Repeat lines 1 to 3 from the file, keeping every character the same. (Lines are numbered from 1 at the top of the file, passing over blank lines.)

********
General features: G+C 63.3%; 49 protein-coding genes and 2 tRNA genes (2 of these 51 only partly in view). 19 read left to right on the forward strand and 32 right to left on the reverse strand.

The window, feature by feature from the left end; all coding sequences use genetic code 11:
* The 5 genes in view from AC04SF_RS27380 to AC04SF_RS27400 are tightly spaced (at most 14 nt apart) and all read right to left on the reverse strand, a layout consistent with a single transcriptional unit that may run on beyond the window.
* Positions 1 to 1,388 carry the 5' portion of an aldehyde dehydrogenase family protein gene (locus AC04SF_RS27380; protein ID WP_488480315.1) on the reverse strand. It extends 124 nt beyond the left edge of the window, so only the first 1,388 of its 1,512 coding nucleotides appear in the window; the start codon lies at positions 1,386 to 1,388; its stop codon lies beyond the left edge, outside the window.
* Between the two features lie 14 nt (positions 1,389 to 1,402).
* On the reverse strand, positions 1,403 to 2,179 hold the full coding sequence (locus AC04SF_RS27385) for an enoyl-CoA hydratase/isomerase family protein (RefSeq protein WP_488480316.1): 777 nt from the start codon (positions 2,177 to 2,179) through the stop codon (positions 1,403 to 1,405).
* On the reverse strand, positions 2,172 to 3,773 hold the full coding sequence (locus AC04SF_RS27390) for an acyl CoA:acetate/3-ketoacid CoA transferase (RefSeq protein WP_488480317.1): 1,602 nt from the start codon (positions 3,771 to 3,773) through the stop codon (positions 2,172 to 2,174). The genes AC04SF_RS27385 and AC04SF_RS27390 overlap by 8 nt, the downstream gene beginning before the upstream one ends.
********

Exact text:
General features: G+C 63.3%; 49 protein-coding genes and 2 tRNA genes (2 of these 51 only partly in view). 19 read left to right on the forward strand and 32 right to left on the reverse strand.

The window, feature by feature from the left end; all coding sequences use genetic code 11:
* The 5 genes in view from AC04SF_RS27380 to AC04SF_RS27400 are tightly spaced (at most 14 nt apart) and all read right to left on the reverse strand, a layout consistent with a single transcriptional unit that may run on beyond the window.